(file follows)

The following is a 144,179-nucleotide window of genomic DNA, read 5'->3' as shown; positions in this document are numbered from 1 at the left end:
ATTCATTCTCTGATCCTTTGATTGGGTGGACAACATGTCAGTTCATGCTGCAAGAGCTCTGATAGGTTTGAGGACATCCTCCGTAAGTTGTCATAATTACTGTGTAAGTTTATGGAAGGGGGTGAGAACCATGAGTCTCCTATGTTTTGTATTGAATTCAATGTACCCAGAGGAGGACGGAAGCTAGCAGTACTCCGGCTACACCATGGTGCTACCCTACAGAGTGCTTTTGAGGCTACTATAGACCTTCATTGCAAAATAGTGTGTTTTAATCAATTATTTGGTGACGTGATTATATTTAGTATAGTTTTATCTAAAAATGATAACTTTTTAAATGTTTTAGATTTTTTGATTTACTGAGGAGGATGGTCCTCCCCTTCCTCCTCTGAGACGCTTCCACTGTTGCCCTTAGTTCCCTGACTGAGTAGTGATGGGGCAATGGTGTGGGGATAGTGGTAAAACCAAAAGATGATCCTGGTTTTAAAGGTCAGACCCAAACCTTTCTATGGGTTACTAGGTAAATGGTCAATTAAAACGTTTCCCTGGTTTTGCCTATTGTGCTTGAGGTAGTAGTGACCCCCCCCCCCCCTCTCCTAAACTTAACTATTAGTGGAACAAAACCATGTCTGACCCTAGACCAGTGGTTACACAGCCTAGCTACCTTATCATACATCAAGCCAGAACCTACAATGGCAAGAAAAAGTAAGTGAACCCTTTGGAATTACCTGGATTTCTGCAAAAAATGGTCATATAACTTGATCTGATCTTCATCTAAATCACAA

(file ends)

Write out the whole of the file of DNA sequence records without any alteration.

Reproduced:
The following is a 144,179-nucleotide window of genomic DNA, read 5'->3' as shown; positions in this document are numbered from 1 at the left end:
ATTCATTCTCTGATCCTTTGATTGGGTGGACAACATGTCAGTTCATGCTGCAAGAGCTCTGATAGGTTTGAGGACATCCTCCGTAAGTTGTCATAATTACTGTGTAAGTTTATGGAAGGGGGTGAGAACCATGAGTCTCCTATGTTTTGTATTGAATTCAATGTACCCAGAGGAGGACGGAAGCTAGCAGTACTCCGGCTACACCATGGTGCTACCCTACAGAGTGCTTTTGAGGCTACTATAGACCTTCATTGCAAAATAGTGTGTTTTAATCAATTATTTGGTGACGTGATTATATTTAGTATAGTTTTATCTAAAAATGATAACTTTTTAAATGTTTTAGATTTTTTGATTTACTGAGGAGGATGGTCCTCCCCTTCCTCCTCTGAGACGCTTCCACTGTTGCCCTTAGTTCCCTGACTGAGTAGTGATGGGGCAATGGTGTGGGGATAGTGGTAAAACCAAAAGATGATCCTGGTTTTAAAGGTCAGACCCAAACCTTTCTATGGGTTACTAGGTAAATGGTCAATTAAAACGTTTCCCTGGTTTTGCCTATTGTGCTTGAGGTAGTAGTGACCCCCCCCCCCCCTCTCCTAAACTTAACTATTAGTGGAACAAAACCATGTCTGACCCTAGACCAGTGGTTACACAGCCTAGCTACCTTATCATACATCAAGCCAGAACCTACAATGGCAAGAAAAAGTAAGTGAACCCTTTGGAATTACCTGGATTTCTGCAAAAAATGGTCATATAACTTGATCTGATCTTCATCTAAATCACAA